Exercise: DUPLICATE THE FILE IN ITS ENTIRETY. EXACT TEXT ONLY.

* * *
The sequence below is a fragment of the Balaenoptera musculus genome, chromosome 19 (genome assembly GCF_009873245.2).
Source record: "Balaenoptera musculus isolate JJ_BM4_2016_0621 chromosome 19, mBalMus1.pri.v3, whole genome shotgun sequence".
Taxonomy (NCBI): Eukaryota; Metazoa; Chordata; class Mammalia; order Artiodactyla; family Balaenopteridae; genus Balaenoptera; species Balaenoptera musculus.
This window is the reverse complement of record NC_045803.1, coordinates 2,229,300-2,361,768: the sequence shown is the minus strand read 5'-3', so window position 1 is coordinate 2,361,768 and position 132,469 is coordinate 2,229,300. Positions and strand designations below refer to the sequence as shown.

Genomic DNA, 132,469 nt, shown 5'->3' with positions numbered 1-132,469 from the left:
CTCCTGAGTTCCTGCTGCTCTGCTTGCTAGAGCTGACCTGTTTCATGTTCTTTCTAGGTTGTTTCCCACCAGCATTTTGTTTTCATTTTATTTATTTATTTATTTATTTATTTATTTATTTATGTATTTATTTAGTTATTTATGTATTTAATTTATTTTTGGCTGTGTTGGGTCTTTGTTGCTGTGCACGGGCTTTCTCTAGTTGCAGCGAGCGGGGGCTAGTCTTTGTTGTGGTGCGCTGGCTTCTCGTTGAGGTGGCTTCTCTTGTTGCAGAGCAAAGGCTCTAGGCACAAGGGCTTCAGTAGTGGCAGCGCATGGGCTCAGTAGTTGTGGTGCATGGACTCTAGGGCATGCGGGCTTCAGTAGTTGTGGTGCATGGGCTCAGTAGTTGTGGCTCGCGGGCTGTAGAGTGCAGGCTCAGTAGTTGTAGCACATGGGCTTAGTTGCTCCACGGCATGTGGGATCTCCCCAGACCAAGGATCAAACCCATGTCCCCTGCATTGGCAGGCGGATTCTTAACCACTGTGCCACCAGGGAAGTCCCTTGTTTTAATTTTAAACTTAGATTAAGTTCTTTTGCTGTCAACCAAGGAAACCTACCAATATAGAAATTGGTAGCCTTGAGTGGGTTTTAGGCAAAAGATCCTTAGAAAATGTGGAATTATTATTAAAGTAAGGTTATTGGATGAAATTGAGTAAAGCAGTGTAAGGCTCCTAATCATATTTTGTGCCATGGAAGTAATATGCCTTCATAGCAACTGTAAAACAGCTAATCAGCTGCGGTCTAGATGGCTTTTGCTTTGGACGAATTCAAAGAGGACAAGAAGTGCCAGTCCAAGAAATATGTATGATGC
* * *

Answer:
The sequence below is a fragment of the Balaenoptera musculus genome, chromosome 19 (genome assembly GCF_009873245.2).
Source record: "Balaenoptera musculus isolate JJ_BM4_2016_0621 chromosome 19, mBalMus1.pri.v3, whole genome shotgun sequence".
Taxonomy (NCBI): Eukaryota; Metazoa; Chordata; class Mammalia; order Artiodactyla; family Balaenopteridae; genus Balaenoptera; species Balaenoptera musculus.
This window is the reverse complement of record NC_045803.1, coordinates 2,229,300-2,361,768: the sequence shown is the minus strand read 5'-3', so window position 1 is coordinate 2,361,768 and position 132,469 is coordinate 2,229,300. Positions and strand designations below refer to the sequence as shown.

Genomic DNA, 132,469 nt, shown 5'->3' with positions numbered 1-132,469 from the left:
CTCCTGAGTTCCTGCTGCTCTGCTTGCTAGAGCTGACCTGTTTCATGTTCTTTCTAGGTTGTTTCCCACCAGCATTTTGTTTTCATTTTATTTATTTATTTATTTATTTATTTATTTATTTATGTATTTATTTAGTTATTTATGTATTTAATTTATTTTTGGCTGTGTTGGGTCTTTGTTGCTGTGCACGGGCTTTCTCTAGTTGCAGCGAGCGGGGGCTAGTCTTTGTTGTGGTGCGCTGGCTTCTCGTTGAGGTGGCTTCTCTTGTTGCAGAGCAAAGGCTCTAGGCACAAGGGCTTCAGTAGTGGCAGCGCATGGGCTCAGTAGTTGTGGTGCATGGACTCTAGGGCATGCGGGCTTCAGTAGTTGTGGTGCATGGGCTCAGTAGTTGTGGCTCGCGGGCTGTAGAGTGCAGGCTCAGTAGTTGTAGCACATGGGCTTAGTTGCTCCACGGCATGTGGGATCTCCCCAGACCAAGGATCAAACCCATGTCCCCTGCATTGGCAGGCGGATTCTTAACCACTGTGCCACCAGGGAAGTCCCTTGTTTTAATTTTAAACTTAGATTAAGTTCTTTTGCTGTCAACCAAGGAAACCTACCAATATAGAAATTGGTAGCCTTGAGTGGGTTTTAGGCAAAAGATCCTTAGAAAATGTGGAATTATTATTAAAGTAAGGTTATTGGATGAAATTGAGTAAAGCAGTGTAAGGCTCCTAATCATATTTTGTGCCATGGAAGTAATATGCCTTCATAGCAACTGTAAAACAGCTAATCAGCTGCGGTCTAGATGGCTTTTGCTTTGGACGAATTCAAAGAGGACAAGAAGTGCCAGTCCAAGAAATATGTATGATGC